Global polystyrene giant Styrolution Group GmbH is excited about prospects for the material in North America.
“North America is going to be a success story for polystyrene, after several years of being quite depressed,” CEO Roberto Gualdoni said in an interview at NPE2012. “Consumer demand is up and polypropylene is more expensive. Both of those work in our favor.”
It's still in the early going for Styrolution, formed in October as a joint venture of the styrenics units of BASF SE and Ineos Group. But Gualdoni said his Frankfurt, Germany-based firm is seeing low-single-digit growth in North America and expects that to continue. “We've got good momentum and a tailwind here,” he said.
Elsewhere around the world, Gualdoni said that European PS “is staying where it is” partly because it lacks a price advantage vs. PP in that market. By comparison, in Asia, “everything is booming,” as increased standards of living spur high growth in China and India, which are growing faster than “older economies” such as Japan and Korea.
The PS market also will continue to grapple with the volatility of benzene, a key feedstock used to make styrene monomer, which is then converted into PS.
“Benzene has been the most volatile commodity of the last 15 years,” Gualdoni said. “It moves around easily, and you're going to have to be able to have it in all regions. The challenge is to keep the styrene monomer plants up and running and in good condition. You have to put money into them.”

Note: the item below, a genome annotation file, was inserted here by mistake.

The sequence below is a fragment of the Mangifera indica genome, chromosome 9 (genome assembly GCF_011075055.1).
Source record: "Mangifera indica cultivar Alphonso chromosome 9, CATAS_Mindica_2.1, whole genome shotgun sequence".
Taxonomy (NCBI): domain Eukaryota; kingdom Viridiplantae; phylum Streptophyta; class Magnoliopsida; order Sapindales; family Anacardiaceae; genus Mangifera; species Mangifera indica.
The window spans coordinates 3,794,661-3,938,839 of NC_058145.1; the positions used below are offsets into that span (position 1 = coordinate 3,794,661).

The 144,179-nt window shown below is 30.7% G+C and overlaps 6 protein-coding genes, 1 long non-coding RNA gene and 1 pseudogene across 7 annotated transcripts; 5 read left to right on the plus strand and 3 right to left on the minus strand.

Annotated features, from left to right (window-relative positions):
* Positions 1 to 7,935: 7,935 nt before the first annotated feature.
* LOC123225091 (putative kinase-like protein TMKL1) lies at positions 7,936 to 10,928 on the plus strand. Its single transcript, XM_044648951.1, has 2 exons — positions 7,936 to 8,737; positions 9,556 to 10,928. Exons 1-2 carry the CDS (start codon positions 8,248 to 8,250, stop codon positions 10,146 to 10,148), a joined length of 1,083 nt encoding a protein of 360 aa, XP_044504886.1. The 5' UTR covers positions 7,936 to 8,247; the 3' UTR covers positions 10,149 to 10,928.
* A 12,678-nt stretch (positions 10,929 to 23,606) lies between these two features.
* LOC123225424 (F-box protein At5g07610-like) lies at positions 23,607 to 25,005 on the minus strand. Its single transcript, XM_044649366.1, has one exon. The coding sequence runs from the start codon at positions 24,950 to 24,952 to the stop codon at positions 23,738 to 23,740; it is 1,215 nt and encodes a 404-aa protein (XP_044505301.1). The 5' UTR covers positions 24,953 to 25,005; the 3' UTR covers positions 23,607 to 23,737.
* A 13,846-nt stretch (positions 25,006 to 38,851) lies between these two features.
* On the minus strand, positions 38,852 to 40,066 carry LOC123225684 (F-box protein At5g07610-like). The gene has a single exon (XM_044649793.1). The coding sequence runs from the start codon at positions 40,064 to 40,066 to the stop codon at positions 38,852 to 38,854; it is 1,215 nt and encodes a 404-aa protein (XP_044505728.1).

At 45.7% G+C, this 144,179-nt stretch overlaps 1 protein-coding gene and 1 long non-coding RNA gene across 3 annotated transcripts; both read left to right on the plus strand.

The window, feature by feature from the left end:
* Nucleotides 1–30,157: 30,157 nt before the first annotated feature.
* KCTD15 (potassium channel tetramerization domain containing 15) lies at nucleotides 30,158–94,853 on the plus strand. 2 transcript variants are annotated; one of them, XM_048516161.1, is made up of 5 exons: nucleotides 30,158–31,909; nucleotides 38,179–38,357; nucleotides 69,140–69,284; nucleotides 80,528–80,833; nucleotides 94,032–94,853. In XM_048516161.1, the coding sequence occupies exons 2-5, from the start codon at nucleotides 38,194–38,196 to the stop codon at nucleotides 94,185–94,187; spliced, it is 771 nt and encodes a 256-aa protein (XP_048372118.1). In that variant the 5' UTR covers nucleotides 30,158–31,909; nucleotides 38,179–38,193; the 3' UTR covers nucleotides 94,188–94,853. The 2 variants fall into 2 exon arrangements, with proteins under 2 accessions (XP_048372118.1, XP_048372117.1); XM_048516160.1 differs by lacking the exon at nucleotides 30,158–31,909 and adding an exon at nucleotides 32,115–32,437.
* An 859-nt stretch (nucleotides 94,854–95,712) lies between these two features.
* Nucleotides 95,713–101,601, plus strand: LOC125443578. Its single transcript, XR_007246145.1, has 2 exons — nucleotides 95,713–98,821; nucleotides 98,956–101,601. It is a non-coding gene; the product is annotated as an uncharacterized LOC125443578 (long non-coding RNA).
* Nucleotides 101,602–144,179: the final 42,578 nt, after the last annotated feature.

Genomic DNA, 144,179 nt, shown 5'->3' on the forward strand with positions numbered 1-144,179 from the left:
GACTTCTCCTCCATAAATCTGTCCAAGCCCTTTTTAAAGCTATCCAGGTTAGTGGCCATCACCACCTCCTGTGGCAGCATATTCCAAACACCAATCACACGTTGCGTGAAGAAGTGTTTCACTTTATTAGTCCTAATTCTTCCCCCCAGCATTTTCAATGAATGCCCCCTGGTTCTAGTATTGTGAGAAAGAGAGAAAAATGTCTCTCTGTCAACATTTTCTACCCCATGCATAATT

At NPE2012, held April 1-5 in Orlando, Styrolution's new products included a high-impact PS grade with higher gloss for the food-service market. The material can be blended with crystal PS or used as a stand-alone resin, account manager Bevan Basham said. It's being aimed at food-service cups and graphic-arts printing applications.
Styrolution also has commercialized a new, higher-heat-resistant grade of Terluran-brand ABS for auto interior and exterior applications. The grade already has received approval at General Motors Co.
Also at NPE, Styrolution spotlighted three PS grades with 25 percent post-consumer recycled content. NextLife Enterprises LLC of Boca Raton, Fla., is supplying Styrolution with recycled content for the new materials.
Gualdoni is managing Styrolution's ups and downs. Recent styrenics expansion moves in South Korea and India, as well as a technology investment in Germany, have been offset by a production shift that will result in the closing of a German PS and styrene monomer plant. It's all part of the challenges of a company with $8.3 billion in annual sales that employs 3,400 at 17 sites worldwide, he said.
“We had some theories in the back of our heads when we started the [joint venture] six months ago,” Gualdoni said of the closing of the German plant.
“Then we reviewed our hypothesis and saw that we had some good overlaps that would allow us to reduce the amount of [PS] grades that we made. We had capacity that wasn't fully utilized, and that allowed us to look at our less-efficient assets.”
He added that North American production wasn't affected much, since the Ineos plant in Joliet, Ill., originally had been a BASF plant, so there wasn't excess overlap between that plant and a plant BASF built and maintained in Altamira, Mexico.
At the six-month mark, Gualdoni said he thinks the Styrolution venture “is working well.”
“I think one of the facts that's bringing things together so smoothly is that our business has been very challenged for several years, so our people have gone through the ups and downs,” he explained. “They know what to do in almost every situation. They know how to handle volatility and they know that we need to invest in our assets.”